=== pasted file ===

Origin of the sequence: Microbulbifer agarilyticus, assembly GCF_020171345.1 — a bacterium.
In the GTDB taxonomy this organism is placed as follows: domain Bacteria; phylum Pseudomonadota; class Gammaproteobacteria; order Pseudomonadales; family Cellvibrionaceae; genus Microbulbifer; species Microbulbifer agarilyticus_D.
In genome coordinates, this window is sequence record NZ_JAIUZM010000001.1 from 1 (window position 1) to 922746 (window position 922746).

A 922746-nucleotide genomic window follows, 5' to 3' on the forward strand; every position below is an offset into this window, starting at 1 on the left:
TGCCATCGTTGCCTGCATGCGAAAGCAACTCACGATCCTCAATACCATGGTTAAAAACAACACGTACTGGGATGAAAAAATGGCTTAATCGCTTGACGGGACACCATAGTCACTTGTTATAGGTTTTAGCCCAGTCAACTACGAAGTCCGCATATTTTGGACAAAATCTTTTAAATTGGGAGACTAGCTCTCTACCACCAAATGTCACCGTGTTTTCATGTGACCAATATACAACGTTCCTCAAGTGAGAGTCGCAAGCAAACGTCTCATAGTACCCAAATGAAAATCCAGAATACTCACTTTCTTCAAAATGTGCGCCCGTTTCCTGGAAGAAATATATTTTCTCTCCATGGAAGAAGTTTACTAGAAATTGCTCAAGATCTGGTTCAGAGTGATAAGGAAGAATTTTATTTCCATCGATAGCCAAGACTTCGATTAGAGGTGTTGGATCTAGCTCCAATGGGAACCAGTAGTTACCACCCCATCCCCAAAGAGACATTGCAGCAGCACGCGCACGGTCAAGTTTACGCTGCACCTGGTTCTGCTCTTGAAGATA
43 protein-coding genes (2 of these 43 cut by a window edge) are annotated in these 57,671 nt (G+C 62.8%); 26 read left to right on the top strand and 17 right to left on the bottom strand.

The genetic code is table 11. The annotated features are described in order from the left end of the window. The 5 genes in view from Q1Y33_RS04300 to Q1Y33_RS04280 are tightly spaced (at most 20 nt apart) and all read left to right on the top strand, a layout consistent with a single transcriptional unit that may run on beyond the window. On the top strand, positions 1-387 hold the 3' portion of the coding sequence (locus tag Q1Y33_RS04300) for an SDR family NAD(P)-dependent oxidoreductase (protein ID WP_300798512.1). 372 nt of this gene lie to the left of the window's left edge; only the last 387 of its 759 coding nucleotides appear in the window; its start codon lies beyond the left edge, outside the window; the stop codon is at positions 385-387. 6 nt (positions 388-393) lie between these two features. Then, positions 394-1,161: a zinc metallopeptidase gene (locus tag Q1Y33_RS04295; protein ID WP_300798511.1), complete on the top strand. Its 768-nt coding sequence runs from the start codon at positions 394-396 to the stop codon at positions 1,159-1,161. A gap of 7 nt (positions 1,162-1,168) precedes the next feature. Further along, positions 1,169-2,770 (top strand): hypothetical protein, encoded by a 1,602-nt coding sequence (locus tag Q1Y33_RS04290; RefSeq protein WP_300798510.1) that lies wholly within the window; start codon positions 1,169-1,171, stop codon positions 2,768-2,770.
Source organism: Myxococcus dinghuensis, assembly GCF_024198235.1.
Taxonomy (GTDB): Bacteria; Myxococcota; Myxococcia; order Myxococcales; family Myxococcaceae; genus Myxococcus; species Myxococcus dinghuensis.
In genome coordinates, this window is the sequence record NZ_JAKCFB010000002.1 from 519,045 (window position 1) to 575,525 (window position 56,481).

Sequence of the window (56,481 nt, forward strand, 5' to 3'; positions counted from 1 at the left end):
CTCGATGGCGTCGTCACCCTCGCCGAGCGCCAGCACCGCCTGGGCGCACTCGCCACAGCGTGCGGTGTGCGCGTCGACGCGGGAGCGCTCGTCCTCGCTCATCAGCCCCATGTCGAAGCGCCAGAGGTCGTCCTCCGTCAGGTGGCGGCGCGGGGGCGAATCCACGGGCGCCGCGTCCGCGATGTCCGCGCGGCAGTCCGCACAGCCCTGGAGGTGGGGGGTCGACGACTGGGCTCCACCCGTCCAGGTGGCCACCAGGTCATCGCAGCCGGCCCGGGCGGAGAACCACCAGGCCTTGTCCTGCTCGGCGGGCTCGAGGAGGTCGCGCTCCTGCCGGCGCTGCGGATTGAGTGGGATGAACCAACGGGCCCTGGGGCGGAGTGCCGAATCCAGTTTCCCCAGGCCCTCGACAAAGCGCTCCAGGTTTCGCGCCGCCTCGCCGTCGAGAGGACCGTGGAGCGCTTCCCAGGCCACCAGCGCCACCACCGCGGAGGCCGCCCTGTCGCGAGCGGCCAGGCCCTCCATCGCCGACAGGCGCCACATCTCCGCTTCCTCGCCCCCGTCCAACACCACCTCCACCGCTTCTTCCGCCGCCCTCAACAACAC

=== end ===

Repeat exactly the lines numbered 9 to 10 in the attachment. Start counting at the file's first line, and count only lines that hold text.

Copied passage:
Taxonomy (GTDB): Bacteria; Myxococcota; Myxococcia; order Myxococcales; family Myxococcaceae; genus Myxococcus; species Myxococcus dinghuensis.
In genome coordinates, this window is the sequence record NZ_JAKCFB010000002.1 from 519,045 (window position 1) to 575,525 (window position 56,481).